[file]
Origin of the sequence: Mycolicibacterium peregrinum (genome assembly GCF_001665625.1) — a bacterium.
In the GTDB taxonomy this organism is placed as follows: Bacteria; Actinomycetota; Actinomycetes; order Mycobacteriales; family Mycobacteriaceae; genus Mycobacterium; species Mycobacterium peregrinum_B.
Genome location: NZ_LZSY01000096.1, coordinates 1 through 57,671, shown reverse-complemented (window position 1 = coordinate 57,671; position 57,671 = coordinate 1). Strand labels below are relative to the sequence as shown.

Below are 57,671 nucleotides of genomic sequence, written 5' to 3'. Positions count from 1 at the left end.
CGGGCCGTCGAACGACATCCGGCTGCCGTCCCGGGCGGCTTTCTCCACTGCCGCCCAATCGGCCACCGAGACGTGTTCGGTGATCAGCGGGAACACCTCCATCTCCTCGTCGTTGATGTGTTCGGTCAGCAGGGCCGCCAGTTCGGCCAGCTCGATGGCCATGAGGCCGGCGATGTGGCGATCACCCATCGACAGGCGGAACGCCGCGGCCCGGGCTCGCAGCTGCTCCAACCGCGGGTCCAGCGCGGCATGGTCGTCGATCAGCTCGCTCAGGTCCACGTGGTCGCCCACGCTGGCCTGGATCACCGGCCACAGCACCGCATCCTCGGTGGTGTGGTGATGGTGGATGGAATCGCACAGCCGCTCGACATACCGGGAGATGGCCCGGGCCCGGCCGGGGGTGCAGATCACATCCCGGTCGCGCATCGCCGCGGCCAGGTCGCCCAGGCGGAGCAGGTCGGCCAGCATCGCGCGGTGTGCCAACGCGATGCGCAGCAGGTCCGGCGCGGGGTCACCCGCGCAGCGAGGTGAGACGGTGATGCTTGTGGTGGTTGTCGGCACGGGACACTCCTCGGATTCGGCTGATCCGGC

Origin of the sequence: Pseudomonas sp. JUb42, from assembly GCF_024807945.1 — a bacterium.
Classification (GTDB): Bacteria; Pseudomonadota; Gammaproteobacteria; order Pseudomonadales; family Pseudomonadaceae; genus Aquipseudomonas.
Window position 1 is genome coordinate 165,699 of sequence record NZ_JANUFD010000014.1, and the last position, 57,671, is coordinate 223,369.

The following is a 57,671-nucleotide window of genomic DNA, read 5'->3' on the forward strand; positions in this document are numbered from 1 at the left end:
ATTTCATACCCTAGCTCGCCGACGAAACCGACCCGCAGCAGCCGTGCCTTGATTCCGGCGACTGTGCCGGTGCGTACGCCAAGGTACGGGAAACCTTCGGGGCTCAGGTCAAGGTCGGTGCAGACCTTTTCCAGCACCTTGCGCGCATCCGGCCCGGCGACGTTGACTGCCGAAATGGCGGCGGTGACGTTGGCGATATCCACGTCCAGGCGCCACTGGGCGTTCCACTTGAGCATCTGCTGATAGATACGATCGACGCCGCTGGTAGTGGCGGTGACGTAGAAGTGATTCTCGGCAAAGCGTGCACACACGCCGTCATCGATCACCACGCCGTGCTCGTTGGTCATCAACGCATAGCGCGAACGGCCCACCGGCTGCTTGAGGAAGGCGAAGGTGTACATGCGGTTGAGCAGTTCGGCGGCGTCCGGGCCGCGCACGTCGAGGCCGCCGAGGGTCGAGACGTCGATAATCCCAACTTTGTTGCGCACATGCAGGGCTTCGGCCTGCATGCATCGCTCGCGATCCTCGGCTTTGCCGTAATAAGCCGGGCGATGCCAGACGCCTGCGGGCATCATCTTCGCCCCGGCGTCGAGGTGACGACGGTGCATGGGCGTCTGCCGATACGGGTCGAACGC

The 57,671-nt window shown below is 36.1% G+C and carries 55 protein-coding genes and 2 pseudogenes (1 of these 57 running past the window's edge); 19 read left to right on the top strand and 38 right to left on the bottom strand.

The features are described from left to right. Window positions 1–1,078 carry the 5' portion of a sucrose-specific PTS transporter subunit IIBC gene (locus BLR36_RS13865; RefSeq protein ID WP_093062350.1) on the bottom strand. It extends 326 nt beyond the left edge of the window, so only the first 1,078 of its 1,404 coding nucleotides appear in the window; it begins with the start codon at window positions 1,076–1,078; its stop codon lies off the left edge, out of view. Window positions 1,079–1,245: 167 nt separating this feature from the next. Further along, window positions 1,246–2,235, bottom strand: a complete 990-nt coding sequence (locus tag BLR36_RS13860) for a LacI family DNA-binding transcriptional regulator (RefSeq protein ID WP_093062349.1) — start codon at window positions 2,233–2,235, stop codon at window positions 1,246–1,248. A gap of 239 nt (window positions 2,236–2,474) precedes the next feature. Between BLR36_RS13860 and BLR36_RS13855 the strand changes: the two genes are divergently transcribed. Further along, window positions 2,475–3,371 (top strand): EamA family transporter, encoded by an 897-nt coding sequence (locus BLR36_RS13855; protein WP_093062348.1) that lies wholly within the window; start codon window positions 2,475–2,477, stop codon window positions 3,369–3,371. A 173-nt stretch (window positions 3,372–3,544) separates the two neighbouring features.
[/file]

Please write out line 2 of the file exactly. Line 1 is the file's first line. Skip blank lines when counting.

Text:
In the GTDB taxonomy this organism is placed as follows: Bacteria; Actinomycetota; Actinomycetes; order Mycobacteriales; family Mycobacteriaceae; genus Mycobacterium; species Mycobacterium peregrinum_B.